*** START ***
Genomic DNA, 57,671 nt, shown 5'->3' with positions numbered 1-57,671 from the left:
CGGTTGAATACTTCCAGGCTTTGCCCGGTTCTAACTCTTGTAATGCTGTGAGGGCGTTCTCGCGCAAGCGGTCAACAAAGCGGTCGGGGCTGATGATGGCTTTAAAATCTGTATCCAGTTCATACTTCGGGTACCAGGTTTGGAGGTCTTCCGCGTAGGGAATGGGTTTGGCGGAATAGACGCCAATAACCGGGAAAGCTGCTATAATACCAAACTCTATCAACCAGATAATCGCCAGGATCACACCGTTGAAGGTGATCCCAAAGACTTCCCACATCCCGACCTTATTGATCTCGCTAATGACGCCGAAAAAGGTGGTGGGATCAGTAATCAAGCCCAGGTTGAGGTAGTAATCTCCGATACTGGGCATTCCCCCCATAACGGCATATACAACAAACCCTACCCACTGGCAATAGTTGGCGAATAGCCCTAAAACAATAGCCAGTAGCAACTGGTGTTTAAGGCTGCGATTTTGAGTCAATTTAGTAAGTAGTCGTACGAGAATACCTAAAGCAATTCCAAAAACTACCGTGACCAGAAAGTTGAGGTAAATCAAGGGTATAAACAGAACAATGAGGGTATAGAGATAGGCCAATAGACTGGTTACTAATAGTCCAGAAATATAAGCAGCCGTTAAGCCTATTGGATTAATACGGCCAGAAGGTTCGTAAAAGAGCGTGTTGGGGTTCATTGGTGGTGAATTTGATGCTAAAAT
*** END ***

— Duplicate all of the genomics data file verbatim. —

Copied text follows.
Genomic DNA, 57,671 nt, shown 5'->3' with positions numbered 1-57,671 from the left:
CGGTTGAATACTTCCAGGCTTTGCCCGGTTCTAACTCTTGTAATGCTGTGAGGGCGTTCTCGCGCAAGCGGTCAACAAAGCGGTCGGGGCTGATGATGGCTTTAAAATCTGTATCCAGTTCATACTTCGGGTACCAGGTTTGGAGGTCTTCCGCGTAGGGAATGGGTTTGGCGGAATAGACGCCAATAACCGGGAAAGCTGCTATAATACCAAACTCTATCAACCAGATAATCGCCAGGATCACACCGTTGAAGGTGATCCCAAAGACTTCCCACATCCCGACCTTATTGATCTCGCTAATGACGCCGAAAAAGGTGGTGGGATCAGTAATCAAGCCCAGGTTGAGGTAGTAATCTCCGATACTGGGCATTCCCCCCATAACGGCATATACAACAAACCCTACCCACTGGCAATAGTTGGCGAATAGCCCTAAAACAATAGCCAGTAGCAACTGGTGTTTAAGGCTGCGATTTTGAGTCAATTTAGTAAGTAGTCGTACGAGAATACCTAAAGCAATTCCAAAAACTACCGTGACCAGAAAGTTGAGGTAAATCAAGGGTATAAACAGAACAATGAGGGTATAGAGATAGGCCAATAGACTGGTTACTAATAGTCCAGAAATATAAGCAGCCGTTAAGCCTATTGGATTAATACGGCCAGAAGGTTCGTAAAAGAGCGTGTTGGGGTTCATTGGTGGTGAATTTGATGCTAAAAT